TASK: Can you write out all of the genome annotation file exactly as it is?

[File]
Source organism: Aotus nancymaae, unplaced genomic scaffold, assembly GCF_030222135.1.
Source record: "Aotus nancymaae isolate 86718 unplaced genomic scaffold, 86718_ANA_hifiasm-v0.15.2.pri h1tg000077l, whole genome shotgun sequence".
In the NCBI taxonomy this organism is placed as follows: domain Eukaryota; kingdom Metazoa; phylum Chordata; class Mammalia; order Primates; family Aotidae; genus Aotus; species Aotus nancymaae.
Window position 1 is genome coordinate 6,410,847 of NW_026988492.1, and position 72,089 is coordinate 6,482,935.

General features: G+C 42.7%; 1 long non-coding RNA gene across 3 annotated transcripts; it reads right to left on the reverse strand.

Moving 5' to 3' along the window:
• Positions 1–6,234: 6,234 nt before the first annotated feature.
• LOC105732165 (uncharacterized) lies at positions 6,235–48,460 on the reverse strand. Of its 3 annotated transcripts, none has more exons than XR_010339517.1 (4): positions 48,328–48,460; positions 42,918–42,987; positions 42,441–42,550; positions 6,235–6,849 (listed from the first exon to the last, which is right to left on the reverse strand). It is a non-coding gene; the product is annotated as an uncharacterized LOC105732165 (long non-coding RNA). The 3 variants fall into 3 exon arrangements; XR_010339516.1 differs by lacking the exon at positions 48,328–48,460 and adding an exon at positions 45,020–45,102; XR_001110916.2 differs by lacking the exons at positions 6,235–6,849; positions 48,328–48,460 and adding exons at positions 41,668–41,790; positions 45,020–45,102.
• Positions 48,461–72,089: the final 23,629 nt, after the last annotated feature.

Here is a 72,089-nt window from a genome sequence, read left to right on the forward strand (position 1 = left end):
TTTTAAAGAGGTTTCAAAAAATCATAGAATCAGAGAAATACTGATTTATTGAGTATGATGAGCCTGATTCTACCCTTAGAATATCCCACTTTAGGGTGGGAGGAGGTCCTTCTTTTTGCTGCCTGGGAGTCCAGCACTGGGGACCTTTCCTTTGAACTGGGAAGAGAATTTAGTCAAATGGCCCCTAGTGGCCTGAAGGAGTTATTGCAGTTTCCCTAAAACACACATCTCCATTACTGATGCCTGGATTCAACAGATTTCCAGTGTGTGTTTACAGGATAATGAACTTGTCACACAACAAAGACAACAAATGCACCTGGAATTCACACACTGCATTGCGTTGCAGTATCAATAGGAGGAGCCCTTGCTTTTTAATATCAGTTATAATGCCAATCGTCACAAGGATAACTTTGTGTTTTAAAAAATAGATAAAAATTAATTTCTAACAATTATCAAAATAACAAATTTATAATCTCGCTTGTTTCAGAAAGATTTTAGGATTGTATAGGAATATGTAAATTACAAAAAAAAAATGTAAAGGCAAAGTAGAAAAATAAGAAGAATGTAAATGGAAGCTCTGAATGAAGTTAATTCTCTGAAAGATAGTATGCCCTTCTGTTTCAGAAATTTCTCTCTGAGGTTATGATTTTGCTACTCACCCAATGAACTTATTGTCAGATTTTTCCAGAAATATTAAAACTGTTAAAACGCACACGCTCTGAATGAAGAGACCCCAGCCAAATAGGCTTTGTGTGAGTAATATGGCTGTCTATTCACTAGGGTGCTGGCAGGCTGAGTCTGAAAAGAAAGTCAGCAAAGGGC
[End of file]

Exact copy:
Source organism: Aotus nancymaae, unplaced genomic scaffold, assembly GCF_030222135.1.
Source record: "Aotus nancymaae isolate 86718 unplaced genomic scaffold, 86718_ANA_hifiasm-v0.15.2.pri h1tg000077l, whole genome shotgun sequence".
In the NCBI taxonomy this organism is placed as follows: domain Eukaryota; kingdom Metazoa; phylum Chordata; class Mammalia; order Primates; family Aotidae; genus Aotus; species Aotus nancymaae.
Window position 1 is genome coordinate 6,410,847 of NW_026988492.1, and position 72,089 is coordinate 6,482,935.

General features: G+C 42.7%; 1 long non-coding RNA gene across 3 annotated transcripts; it reads right to left on the reverse strand.

Moving 5' to 3' along the window:
• Positions 1–6,234: 6,234 nt before the first annotated feature.
• LOC105732165 (uncharacterized) lies at positions 6,235–48,460 on the reverse strand. Of its 3 annotated transcripts, none has more exons than XR_010339517.1 (4): positions 48,328–48,460; positions 42,918–42,987; positions 42,441–42,550; positions 6,235–6,849 (listed from the first exon to the last, which is right to left on the reverse strand). It is a non-coding gene; the product is annotated as an uncharacterized LOC105732165 (long non-coding RNA). The 3 variants fall into 3 exon arrangements; XR_010339516.1 differs by lacking the exon at positions 48,328–48,460 and adding an exon at positions 45,020–45,102; XR_001110916.2 differs by lacking the exons at positions 6,235–6,849; positions 48,328–48,460 and adding exons at positions 41,668–41,790; positions 45,020–45,102.
• Positions 48,461–72,089: the final 23,629 nt, after the last annotated feature.

Here is a 72,089-nt window from a genome sequence, read left to right on the forward strand (position 1 = left end):
TTTTAAAGAGGTTTCAAAAAATCATAGAATCAGAGAAATACTGATTTATTGAGTATGATGAGCCTGATTCTACCCTTAGAATATCCCACTTTAGGGTGGGAGGAGGTCCTTCTTTTTGCTGCCTGGGAGTCCAGCACTGGGGACCTTTCCTTTGAACTGGGAAGAGAATTTAGTCAAATGGCCCCTAGTGGCCTGAAGGAGTTATTGCAGTTTCCCTAAAACACACATCTCCATTACTGATGCCTGGATTCAACAGATTTCCAGTGTGTGTTTACAGGATAATGAACTTGTCACACAACAAAGACAACAAATGCACCTGGAATTCACACACTGCATTGCGTTGCAGTATCAATAGGAGGAGCCCTTGCTTTTTAATATCAGTTATAATGCCAATCGTCACAAGGATAACTTTGTGTTTTAAAAAATAGATAAAAATTAATTTCTAACAATTATCAAAATAACAAATTTATAATCTCGCTTGTTTCAGAAAGATTTTAGGATTGTATAGGAATATGTAAATTACAAAAAAAAAATGTAAAGGCAAAGTAGAAAAATAAGAAGAATGTAAATGGAAGCTCTGAATGAAGTTAATTCTCTGAAAGATAGTATGCCCTTCTGTTTCAGAAATTTCTCTCTGAGGTTATGATTTTGCTACTCACCCAATGAACTTATTGTCAGATTTTTCCAGAAATATTAAAACTGTTAAAACGCACACGCTCTGAATGAAGAGACCCCAGCCAAATAGGCTTTGTGTGAGTAATATGGCTGTCTATTCACTAGGGTGCTGGCAGGCTGAGTCTGAAAAGAAAGTCAGCAAAGGGC